On Tuesday, Gwinnett County received an order to hold state sanctions in abeyance while the county and city governments continue to litigate service delivery. The order, requested by the county, was granted by Superior Court Judge David E. Barrett.
10-year strategy, as set forth in state legislation that became effective
in 1999, expired February 28. Missing the deadline for a new 10-year strategy
with the Georgia Department of Community Affairs placed Gwinnett and each
of its cities in an "unqualified status." The sanctions resulting
from the unqualified status could have resulted in the loss of millions
of dollars in state-administered financial assistance, grants, loans or
permits to Gwinnett County and Gwinnett's cities.
a disappointment! Another dysfunctional family drama. Grammatical errors
and --- heaven to Betsy --- a drink made with cocktail onions is called
a "Martini." Bin Yuh's know it is called a "Gibson."
Charles Nabell, an Atlanta native, was one of the first singers to record traditional Western folk songs, either commercially or for folk song archives.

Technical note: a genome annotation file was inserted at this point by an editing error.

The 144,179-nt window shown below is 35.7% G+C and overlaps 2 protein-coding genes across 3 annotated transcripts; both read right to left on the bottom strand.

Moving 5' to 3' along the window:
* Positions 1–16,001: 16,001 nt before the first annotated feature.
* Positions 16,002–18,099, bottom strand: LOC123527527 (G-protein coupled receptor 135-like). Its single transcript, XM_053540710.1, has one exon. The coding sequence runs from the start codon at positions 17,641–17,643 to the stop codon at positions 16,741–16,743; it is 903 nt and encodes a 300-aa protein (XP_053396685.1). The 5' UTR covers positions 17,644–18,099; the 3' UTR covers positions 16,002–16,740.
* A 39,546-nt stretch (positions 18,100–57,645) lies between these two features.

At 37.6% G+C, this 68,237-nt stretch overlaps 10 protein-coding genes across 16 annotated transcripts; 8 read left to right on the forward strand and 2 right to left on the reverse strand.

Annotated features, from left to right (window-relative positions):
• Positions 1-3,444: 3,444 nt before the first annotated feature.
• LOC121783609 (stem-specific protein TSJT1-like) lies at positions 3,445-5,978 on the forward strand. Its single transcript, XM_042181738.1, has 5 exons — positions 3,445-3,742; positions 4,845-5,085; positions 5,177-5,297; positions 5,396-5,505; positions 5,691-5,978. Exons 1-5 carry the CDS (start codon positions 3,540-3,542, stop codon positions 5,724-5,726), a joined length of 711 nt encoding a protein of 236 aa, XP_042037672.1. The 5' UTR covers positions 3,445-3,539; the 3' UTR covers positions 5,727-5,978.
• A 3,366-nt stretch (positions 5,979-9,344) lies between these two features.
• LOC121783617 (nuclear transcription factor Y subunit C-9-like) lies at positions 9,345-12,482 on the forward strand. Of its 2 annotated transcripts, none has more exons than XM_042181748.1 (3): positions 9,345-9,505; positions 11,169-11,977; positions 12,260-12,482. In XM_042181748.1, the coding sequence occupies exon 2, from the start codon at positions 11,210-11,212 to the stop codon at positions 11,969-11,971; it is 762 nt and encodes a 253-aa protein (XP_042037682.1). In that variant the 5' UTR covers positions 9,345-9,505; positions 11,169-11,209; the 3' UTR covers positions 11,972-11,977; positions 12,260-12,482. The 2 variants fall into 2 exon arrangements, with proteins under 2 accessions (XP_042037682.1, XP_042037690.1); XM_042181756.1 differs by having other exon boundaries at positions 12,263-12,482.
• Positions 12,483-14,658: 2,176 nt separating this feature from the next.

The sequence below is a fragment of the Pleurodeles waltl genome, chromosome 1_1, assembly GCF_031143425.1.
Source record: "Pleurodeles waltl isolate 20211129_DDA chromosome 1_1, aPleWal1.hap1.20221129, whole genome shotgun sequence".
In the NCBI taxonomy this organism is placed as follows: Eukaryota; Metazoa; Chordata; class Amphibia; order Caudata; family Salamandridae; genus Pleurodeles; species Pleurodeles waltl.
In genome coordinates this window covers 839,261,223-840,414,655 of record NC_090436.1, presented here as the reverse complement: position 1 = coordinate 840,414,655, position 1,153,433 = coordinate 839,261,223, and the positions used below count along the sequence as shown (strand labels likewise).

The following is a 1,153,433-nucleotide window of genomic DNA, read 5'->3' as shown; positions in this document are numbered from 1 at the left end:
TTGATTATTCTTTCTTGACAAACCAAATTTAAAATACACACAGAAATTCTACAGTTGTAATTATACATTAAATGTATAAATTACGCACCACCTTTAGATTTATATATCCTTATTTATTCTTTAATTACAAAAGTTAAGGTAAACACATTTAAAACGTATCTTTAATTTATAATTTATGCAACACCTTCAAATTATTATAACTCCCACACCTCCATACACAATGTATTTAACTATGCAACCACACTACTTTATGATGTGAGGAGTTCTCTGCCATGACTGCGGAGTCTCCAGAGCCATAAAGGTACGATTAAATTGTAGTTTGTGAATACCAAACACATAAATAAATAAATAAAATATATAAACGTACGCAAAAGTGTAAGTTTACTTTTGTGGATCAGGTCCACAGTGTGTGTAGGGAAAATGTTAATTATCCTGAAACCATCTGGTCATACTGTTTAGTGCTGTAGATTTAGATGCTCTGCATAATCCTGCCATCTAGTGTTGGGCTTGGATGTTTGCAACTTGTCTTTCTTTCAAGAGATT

Born blind on January 13, 1887, Charles E. Nabell was one of at least six children, but little else is known about his early life. Soon after his father died in 1914, Nabell moved to Joplin, Mo. where he established himself as a local entertainer and drew his income from performing music and working at such odd jobs such as broom making. He married Mary Jane French, a widow, but they had no children together.
Nabell's brief recording career began when he traveled to St. Louis in 1924 and recorded four songs for the OKeh Record Company. Most of his career recordings consist of typical country music songs performed in the high, pinched, nasal vocal style that was typical of central Georgia country music at the time. His guitar playing was confined to the strumming of chords. Among the recordings from this first session is his best-known and first Western song, The Great Round Up. In 1925 he recorded eight songs, including another Western song called Utah Carl, a version of the traditional Utah Carroll. Utah Carl (backed with Follow the Golden Rule) was his only recording to be issued on a 12-inch 78 rpm disc.